Evidence of a ninth planet in our Solar System

Researchers at Caltech University (Pasadena CA, USA) believe they have found a new planet in our outer Solar System. Although they have not yet observed it directly, computer simulations hint at its existence.

The planet has been nicknamed ‘Planet Nine’. Its mass is roughly 10 times that of Earth, it is believed to be gaseous and its orbit around the Sun is in average 20 times larger than the 2.8 billion miles one of Neptune.

Calculated orbit of Planet Nine (credit: Caltech/R. Hurt/IPAC)

Calculated orbit of Planet Nine (credit: Caltech/R. Hurt/IPAC)

Researchers Konstantin Batygin and Mike Brown derived the existence of Planet Nine from mathematical models and computer simulations. Being about five thousand times more massive than Pluto it would certainly fit amongst the ‘Planet’ class. “This would be a real ninth planet,” says Professor Brown, co-author of the study published yesterday in The Astronomical Journal. “There have only been two true planets discovered since ancient times, and this would be a third. It’s a pretty substantial chunk of our solar system that’s still out there to be found, which is pretty exciting.”

Planet Nine’s discovery was inferred from the motion of six small objects in the Kuiper Belt that could be nicely explained by assuming the presence of a massive planet in an anti-aligned orbit – i.e. an orbit in which the planet’s closest position (perihelion) to the Sun is 180 degrees opposite to the perihelion of all the other objects. This scenario is quite unlikely, but nonetheless possible. “I was very sceptical,” says Batygin. “I had never seen anything like this in celestial mechanics.”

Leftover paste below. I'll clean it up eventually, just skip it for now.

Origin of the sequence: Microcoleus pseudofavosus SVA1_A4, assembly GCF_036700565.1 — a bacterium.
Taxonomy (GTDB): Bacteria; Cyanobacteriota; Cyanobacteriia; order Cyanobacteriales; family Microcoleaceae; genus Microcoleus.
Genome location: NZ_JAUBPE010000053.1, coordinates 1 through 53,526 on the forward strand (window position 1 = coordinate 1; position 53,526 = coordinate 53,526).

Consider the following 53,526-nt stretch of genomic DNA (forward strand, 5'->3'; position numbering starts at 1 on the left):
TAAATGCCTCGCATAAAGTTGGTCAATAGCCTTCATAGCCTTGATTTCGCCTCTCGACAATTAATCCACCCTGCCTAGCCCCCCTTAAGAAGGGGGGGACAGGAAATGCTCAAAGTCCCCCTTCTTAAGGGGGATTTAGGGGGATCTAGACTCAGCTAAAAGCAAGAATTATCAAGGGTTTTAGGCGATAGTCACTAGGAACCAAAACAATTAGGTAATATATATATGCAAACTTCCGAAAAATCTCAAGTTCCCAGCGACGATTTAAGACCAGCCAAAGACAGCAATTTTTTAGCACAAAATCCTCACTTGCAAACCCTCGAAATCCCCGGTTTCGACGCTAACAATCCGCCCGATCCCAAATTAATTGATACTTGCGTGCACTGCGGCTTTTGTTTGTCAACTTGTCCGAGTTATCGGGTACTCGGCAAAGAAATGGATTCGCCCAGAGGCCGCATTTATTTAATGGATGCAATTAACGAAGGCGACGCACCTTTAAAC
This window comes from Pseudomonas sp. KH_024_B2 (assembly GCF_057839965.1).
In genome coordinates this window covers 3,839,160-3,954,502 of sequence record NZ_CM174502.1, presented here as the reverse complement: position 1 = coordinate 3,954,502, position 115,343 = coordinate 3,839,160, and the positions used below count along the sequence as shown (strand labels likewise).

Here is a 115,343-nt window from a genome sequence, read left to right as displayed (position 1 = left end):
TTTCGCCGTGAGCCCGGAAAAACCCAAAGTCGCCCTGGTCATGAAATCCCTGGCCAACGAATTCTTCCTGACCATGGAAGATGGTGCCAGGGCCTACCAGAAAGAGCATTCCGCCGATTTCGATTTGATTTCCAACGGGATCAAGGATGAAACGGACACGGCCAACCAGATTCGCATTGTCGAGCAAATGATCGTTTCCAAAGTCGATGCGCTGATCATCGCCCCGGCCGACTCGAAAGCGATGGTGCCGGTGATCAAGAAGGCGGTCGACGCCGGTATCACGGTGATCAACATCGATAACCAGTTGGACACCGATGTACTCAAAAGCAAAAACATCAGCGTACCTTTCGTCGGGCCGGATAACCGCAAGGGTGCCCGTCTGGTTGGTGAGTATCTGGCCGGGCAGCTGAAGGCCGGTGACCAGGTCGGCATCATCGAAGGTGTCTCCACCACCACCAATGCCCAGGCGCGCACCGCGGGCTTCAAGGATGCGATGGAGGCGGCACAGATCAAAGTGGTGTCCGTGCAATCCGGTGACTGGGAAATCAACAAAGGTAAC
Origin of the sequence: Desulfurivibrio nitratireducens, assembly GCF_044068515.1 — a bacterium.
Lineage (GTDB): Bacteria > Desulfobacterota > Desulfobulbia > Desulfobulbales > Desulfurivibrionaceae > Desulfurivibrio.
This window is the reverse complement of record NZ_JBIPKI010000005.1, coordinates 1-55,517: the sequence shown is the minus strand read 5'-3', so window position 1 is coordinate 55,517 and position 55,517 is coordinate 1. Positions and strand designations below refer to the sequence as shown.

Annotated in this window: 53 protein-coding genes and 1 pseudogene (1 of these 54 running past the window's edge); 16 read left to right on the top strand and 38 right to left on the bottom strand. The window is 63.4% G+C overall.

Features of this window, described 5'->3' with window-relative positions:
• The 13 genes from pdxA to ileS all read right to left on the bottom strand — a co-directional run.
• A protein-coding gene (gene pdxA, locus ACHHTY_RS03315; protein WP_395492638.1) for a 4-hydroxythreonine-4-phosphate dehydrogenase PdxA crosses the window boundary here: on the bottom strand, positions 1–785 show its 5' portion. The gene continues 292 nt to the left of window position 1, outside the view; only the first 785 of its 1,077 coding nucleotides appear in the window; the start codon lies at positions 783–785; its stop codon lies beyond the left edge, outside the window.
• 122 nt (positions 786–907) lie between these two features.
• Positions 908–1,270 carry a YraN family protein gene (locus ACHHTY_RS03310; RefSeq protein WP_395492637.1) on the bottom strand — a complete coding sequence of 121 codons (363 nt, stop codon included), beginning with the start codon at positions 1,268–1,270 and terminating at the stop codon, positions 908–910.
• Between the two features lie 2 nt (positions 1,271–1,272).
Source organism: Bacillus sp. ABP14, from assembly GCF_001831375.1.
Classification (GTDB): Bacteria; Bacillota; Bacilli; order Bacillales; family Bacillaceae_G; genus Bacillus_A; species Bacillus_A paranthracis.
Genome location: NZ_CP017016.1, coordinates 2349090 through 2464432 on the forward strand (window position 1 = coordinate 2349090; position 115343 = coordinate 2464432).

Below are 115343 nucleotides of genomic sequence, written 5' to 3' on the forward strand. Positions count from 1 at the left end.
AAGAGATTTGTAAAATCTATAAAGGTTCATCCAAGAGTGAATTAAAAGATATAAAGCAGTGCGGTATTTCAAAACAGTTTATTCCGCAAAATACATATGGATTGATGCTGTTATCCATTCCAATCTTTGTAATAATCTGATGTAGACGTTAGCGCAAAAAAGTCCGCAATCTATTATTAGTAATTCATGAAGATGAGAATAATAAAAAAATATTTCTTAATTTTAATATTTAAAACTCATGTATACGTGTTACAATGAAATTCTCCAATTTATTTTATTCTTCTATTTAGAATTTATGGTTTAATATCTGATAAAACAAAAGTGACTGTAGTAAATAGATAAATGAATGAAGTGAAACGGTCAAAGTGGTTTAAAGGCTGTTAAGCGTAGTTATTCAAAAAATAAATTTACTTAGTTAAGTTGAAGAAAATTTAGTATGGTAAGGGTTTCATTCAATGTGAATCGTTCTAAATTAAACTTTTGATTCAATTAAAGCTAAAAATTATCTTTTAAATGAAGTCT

As strange as it might seems the presence and orbit of Planet Nine are consistent with other observations made by Brown and collaborators – specifically the orbits of two Kuiper Belt’s objects called Sedna and 2012 VP113 together with those of other more distant ones.

So, what is the origin of Planet Nine? Scientists thought that in the early Solar System there were four planetary cores which attracted the nearby gases and formed the four gas planets Jupiter, Saturn, Uranus and Neptune. “But there is no reason that there could not have been five cores, rather than four,” says Brown. Planet Nine could represent that fifth core, possibly ejected into its distant orbit upon getting too close to Jupiter or Saturn.

At the moment, only the planet’s rough orbit is known, but it is feasible that the W. M. Keck Observatory and the Subaru Telescope, both on Mauna Kea in Hawaii, could actually spot it at some point. The discovery of Planet Nine is interesting because it makes our Solar System more similar to other systems in which planets often follow exceptionally distant orbits and for which the most common planets’ mass is one- to ten-fold that of Earth. “Until now, we’ve thought that the solar system was lacking in this most common type of planet. Maybe we’re more normal after all,” Batygin concluded.

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Carlo Bradac

Carlo Bradac

Dr Carlo Bradac is a Research Fellow at the University of Technology, Sydney (UTS). He studied physics and engineering at the Polytechnic of Milan (Italy) where he achieved his Bachelor of Science (2004) and Master of Science (2006) in Engineering for Physics and Mathematics. During his employment experience, he worked as Application Engineer and Process Automation & Control Engineer. In 2012 he completed his PhD in Physics at Macquarie University, Sydney (Australia). He worked as a Postdoctoral Research Fellow at Sydney University and Macquarie University, before moving to UTS upon receiving the Chancellor Postdoctoral Research and DECRA Fellowships.

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